When catering to the taste buds of the masses no genre of food is a bigger culinary crowd-pleaser than Italian -- thinly pounded meats, hand-rolled pasta, rich and zesty sauces paired with red and white Tuscan wines, and oh, did we mention all the cheese?
Sorry, Phoenix, better check your no-carb New Year's resolutions at the door, because we're about to dish on the 10 best Italian restaurants in the Valley.
Nina Vincent has a way with food. So much so that the Italian specialty chef has managed to open four Valley locations in her 20-plus years in Phoenix. As Tutti Santi's Scottsdale/Kierland location is a lesser-known destination with lots of regulars, guests can be sure to spot some familiar faces as well as some very familiar dishes running in and out of the kitchen. Some favorites include the linguine con vongole, the pollo Parmigiana, and melt-worthy ravioli alla Nina.
An Italian restaurant list without Bianco? Please. Though many great ideas have come out of Chris Bianco's head and kitchen, our favorite by far has been his opening more Phoenix locations -- well, okay, that and the bread. No longer in fear of a long wait, Bianco's Trattoria at Town and Country has become as much a hotspot for lunch as it has for dinner, thanks to simple, quality dishes like the rustichella spaghetti and the pappardelle Bolognese made hearty with grass-fed beef and Parmigiano reggiano.
Tomaso Maggiore has established his ranking in the Valley's restaurant hierarchy thanks to more than 35 years in business and, more important, some pretty amazing gourmet Italian fare. At Tomaso's, indulgence is key, with a multi-course meal of antipasti, primi piatti, secondi piatti, cortorni, insalata, fruita, and dolci served in conjunction on a monthly or seasonal basis. That's not to say that patrons will be left wanting on any given night at this Phoenix restaurant. Some safe but satisfying bets are the Vongole Linguine & Slow Roasted Tomato, Pollo alla Milanese, and Bolognese Ravioli.
If you're looking for old-school Italian -- okay, make that 1980s Italian -- Avanti is a culinary blast from the past. The restaurant, with its black-and-white color scheme, features neon lights, a live piano bar, and enough celebrity photos on the wall to attest to its heyday. But appearances can be deceiving, and though the décor may be outdated, the flavors in the restaurant's long-enjoyed dishes are not. Avanti keeps it on the traditional American-Italian side with staples like spaghetti and meatballs, fettuccine alfredo, chicken parm, and meat or veggie lasagne.
Andreoli Italian is grocery at its most gourmet. The deli-dining hybrid serves up house-made specials for lunch, dinner, and carry-out including mushroom ravioli with large fresh chunks of porcini mushrooms, and white truffle sauce as well as a daily rotation of meaty entrees and hearty soups. If you're looking for where the real Italians go for their authentic fix, Andreoli Italian Grocer is a good start.
For the more adventurous eater, Crudo is a good jumping-off point. The restaurant and bar tucked away behind the Gaslight Shopping Center in Arcadia describes itself as offering "modern Italian" and "progressive mixology," which equates to a small-plated selection of crudo dishes like raw albacore tuna with apple, black garlic, and truffle oil; cotto dishes like gnocchi with roasted coppa, carrots, and pickled endive; mozza such as the burrata with pancetta vin and arugula; and lati (sides) including the very popular crispy pig ears.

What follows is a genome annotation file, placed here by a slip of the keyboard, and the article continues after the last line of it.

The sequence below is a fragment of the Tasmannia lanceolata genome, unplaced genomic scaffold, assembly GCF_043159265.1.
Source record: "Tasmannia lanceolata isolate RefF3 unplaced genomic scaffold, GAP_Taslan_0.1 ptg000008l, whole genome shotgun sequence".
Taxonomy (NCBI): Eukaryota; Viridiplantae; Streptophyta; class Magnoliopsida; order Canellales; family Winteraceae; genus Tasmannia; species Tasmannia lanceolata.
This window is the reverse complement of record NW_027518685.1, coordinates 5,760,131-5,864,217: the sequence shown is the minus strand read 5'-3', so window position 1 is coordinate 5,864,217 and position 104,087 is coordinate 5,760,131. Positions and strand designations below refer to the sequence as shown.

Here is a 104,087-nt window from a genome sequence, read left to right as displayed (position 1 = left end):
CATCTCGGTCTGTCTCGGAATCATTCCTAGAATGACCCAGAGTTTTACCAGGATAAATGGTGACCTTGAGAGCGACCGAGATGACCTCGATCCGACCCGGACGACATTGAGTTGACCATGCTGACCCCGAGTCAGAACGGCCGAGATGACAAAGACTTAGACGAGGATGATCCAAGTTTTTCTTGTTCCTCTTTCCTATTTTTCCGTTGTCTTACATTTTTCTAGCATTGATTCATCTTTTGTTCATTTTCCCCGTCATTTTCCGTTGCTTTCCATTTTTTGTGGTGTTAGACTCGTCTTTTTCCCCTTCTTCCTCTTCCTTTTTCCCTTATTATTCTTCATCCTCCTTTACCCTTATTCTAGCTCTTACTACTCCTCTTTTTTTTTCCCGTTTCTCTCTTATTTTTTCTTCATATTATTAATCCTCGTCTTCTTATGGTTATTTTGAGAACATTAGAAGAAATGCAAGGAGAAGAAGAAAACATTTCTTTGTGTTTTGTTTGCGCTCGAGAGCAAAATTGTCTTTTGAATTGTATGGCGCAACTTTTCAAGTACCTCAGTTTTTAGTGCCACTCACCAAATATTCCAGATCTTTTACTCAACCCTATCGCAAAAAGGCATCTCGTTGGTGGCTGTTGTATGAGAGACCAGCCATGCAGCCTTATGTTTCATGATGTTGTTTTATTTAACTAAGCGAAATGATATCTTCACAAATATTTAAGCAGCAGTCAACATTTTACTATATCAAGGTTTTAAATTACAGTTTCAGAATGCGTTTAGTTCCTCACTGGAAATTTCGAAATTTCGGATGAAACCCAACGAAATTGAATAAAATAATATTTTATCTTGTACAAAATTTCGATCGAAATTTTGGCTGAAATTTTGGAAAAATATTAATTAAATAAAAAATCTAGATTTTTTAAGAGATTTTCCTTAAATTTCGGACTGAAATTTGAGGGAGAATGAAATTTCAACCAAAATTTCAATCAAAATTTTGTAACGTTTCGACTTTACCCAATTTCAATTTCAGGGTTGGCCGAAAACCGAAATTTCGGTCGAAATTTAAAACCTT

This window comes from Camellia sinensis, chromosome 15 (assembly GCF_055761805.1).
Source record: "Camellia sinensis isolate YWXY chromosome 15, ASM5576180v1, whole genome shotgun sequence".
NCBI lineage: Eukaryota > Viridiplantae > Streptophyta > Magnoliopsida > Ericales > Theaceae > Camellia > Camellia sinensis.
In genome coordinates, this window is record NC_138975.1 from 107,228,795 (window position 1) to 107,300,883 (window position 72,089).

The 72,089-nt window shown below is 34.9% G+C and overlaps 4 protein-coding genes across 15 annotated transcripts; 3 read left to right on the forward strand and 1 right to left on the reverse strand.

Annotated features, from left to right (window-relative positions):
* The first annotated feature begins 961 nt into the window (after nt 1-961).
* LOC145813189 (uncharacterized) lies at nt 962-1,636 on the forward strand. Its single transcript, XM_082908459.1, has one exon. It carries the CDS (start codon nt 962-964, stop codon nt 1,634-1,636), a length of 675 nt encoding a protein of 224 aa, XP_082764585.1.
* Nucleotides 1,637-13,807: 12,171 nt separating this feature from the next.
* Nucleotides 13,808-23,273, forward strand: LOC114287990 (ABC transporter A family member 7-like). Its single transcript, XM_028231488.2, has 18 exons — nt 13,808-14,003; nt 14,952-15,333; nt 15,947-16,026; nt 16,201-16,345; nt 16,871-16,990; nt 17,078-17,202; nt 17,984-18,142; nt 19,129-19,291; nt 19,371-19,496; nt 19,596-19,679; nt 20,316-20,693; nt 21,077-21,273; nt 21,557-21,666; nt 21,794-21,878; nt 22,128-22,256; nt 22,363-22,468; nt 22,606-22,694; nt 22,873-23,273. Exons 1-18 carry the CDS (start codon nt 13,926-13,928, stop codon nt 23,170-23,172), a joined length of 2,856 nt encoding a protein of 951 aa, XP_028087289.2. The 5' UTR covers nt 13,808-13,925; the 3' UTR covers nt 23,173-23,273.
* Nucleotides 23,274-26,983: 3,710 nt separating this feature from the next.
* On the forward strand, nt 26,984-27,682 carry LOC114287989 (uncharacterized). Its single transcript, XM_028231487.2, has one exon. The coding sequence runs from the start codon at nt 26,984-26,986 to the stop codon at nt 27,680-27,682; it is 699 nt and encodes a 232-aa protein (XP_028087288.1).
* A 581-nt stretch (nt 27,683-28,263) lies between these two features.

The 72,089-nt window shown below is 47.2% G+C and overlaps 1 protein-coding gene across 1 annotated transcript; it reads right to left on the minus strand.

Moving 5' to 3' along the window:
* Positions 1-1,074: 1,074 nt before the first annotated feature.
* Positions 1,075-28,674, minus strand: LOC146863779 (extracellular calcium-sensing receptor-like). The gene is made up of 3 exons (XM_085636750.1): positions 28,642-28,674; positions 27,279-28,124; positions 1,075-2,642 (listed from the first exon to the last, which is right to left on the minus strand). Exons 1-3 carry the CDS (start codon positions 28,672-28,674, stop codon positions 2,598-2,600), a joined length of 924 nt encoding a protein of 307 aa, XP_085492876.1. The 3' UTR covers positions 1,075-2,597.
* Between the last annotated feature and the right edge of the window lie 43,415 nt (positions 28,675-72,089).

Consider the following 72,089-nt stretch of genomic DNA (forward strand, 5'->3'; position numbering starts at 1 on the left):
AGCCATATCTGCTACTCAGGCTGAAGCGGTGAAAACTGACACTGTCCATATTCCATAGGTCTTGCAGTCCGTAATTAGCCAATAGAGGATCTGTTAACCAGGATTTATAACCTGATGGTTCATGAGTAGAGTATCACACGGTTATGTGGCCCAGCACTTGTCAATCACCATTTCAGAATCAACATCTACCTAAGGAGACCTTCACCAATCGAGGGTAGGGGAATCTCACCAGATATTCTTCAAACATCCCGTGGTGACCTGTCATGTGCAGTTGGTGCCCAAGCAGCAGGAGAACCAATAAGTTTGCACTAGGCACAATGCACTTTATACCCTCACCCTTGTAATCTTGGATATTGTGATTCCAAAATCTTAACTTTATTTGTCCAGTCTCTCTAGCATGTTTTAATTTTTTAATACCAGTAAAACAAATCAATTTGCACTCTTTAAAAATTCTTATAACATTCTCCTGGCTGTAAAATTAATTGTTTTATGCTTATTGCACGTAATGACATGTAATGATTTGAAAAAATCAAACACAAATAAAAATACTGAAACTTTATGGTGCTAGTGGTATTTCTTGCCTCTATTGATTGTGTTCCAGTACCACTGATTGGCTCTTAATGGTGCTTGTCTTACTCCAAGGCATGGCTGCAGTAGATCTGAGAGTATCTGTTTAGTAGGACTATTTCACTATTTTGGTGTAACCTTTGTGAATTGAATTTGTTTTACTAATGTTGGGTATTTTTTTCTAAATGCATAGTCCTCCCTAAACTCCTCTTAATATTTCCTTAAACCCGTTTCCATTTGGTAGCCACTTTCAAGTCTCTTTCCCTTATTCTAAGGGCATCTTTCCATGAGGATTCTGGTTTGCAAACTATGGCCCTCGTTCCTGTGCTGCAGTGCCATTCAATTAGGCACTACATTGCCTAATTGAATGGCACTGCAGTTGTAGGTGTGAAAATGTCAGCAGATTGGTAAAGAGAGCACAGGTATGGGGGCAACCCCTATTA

At Franco's, it's easy to forget three things. One, that you were ever in Old Town Scottsdale. Two, that you're not actually part of this guy's family. And three, that you were ever planning on avoiding carbs. At Franco's Italian Cafe it's not uncommon for compliments of the kitchen to make their way to the table such as fresh sliced, meats, cheeses, and if you're really lucky, dessert. Between the extensive list of specials added to the menu daily and the menu itself, it's nearly impossible to make an executive decision at this dinning establishment. But rest assured, whatever you choose, you'll certainly be enjoying it that night and possibly for lunch the next day.
Cuttlefish may be new in town, but it certainly knows how to make an entrance -- from the décor featuring stationary Vespa seating with Italian license plates to the actual plates serving up coastal Italian fare. At Cuttlefish, creatures of the sea reign supreme on the menu, which is why hungry patrons should be inclined to order some of the staff favorites like Clam Chowder Pot Pie, Wreckfish, and Linguine Nero. But if fish isn't your favorite, never fear, the Pan-Roasted Chicken and Seared Porkbelly hardly fall short.
DeFalco's may have made its fame from sandwiches on Diners, Drive-Ins, and Dives, but that isn't to say dinner doesn't also do the Scottsdale corner restaurant and deli justice. For a casual night out, guests can order at the counter and eat in the cozy dining area situated in the back of the store. Our pasta favorites include the spaghetti and meatballs and the baked ziti served more creamy than cooked with a rich blend of cheeses and sausage.
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If you can get past the lackluster strip mall location and the cheesy sign that reads "As Seen on Food Network," Giuseppe's on 28th is an absolute gold mine of good eats. While the place is small we recommend bringing as many dinner wingmen as you can because you'll be ordering everything from the suppli di riso (risotto rice balls stuffed with smoked mozzarella) and fresh burrata with arugula to the wild boar ragu, the famous veal osso buco, and ricotta cavatelli with rapini. They also have some spectacular desserts like fresh-made tiramisu but we doubt you'll have room for that.